A recent survey by the Wall, N.J.-based Healthcare Intelligence Network elicited the following results from healthcare executives:
> About 94 percent of respondents reported that avoidable emergency department (ED) visits present a problem for them.
> According to 34.1 percent of survey respondents, the majority of preventable ED visits were for conditions that could have been treated more efficiently in another healthcare setting.
> About 29.3 percent said high utilizers were the top contributors to avoidable ED use.
> About 60 percent said funding is the greatest barrier to launching a program to reduce ED use.
Now, this is one of those fascinating situations that pose intricate, interlocking healthcare conundrums (just like the 1,001 other situations involving conundrum-like circumstances in healthcare). On the one hand, there is no question that healthcare reimbursement—first through healthcare reform and the Medicare program—is over the next 10 years going to become more and more challenging when it comes to the “high-flyer” patients who come back again and again for care under the Medicare program. Those folks are definitely a collective target on the part of policymakers when it comes to avoidable utilization—both inpatient and ED; and of course, they’re already being directly targeted in the inpatient sphere, with regard to “unnecessary readmissions” in the Medicare program, under federal healthcare reform. It’s no stretch to contemplate that a direct federal move against on ED overutilization itself is not long off at all.
On the other hand, the various information systems that need to be leveraged thoughtfully in order to determine who the over-utilizers are, take care of them in a more optimal manner, and make the nation’s EDs far more efficient, are still in their relative infancy in terms of being used. For one thing, most hospitals are still struggling with the issue of whether to shift from having an ED EHR separate from their organizations’ core EHRs (and that whole sub-conundrum is causing tremendous angst and confusion when it comes to meaningful use-related issues). For another, the implementation and leveraging of business intelligence systems, as applied to ED clinical operations—in other words, the plunge into clinical intelligence—is truly embryonic—or even still non-existent—in most hospital organizations today.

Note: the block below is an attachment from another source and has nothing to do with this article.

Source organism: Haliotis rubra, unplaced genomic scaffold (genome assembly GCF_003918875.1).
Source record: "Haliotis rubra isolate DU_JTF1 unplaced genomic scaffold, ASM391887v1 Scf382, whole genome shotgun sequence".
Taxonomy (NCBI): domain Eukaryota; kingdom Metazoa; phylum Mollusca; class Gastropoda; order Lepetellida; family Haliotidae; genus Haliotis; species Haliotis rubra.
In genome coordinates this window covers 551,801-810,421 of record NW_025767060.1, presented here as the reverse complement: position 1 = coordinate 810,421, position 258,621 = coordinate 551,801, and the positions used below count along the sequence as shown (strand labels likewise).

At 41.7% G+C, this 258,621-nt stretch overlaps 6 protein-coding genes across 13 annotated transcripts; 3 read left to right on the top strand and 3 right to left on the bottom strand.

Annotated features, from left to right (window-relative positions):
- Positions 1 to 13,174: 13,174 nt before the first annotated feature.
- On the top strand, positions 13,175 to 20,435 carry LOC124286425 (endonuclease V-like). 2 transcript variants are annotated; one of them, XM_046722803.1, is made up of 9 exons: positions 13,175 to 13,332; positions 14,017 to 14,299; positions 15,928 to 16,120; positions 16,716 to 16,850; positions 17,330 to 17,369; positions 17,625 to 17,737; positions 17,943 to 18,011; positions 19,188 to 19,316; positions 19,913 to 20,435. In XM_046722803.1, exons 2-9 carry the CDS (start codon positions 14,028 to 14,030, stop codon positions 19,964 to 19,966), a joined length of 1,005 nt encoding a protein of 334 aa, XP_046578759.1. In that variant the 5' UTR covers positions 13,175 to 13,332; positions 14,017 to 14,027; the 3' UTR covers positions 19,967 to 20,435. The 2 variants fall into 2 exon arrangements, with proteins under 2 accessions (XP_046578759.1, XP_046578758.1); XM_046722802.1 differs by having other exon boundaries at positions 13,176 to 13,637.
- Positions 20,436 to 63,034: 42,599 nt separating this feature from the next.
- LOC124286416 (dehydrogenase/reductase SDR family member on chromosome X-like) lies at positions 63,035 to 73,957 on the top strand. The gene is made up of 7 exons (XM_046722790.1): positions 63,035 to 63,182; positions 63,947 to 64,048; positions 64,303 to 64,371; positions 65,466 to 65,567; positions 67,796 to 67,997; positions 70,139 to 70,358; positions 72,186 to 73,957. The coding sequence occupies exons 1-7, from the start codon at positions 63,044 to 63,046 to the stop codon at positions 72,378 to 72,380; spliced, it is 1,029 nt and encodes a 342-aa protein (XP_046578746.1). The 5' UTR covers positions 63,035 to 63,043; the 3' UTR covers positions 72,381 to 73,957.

This is one of those instances in which, in order for hospital and health system leaders to be successful along a host of dimensions, they will have to be moving the ball forward on a number of fronts simultaneously—developing ED EHR and clinical intelligence capabilities (that’s two different fronts right there), while at the same time going into overdrive in terms of case management-based data analysis and population health efforts (another two), while also looking at the patient-centered medical home model and the accountable care organization (ACO) model at the same time (yet another two).
Don’t get me wrong: I’m not saying that healthcare leaders should wildly and haphazardly lunge forward in all these areas at once; such an approach would inevitably spell disaster. But what I am saying is that the only way to get a handle on a truly significant problem—ED over-utilization by a relatively small group of high-intensity “high-flyer” patients—will be to move forward strategically under a broad banner of performance optimization, with all the key stakeholder groups in the ED and the inpatient hospital organizations represented, and a strong sense of vision and mission. And fully leveraging the most relevant and sophisticated clinical information systems and data analytics systems will be essential to success in this area. What’s more, the robust participation of CIOs, CMIOs, and other informatics leaders in any such efforts will be vital to their success.
The flip side of all this is obvious: sometime in the not-too-distant future, as the hammer really gets lowered on ED overutilization, both by the federal government, through Medicare, and in the private health insurer sphere as well—those healthcare leaders who haven’t moved their organizations forward in this area will find themselves in panic mode, and when it comes to the high levels of reimbursement involved in this critical area of patient care, that is simply not a good place. And don’t say we didn’t warn you.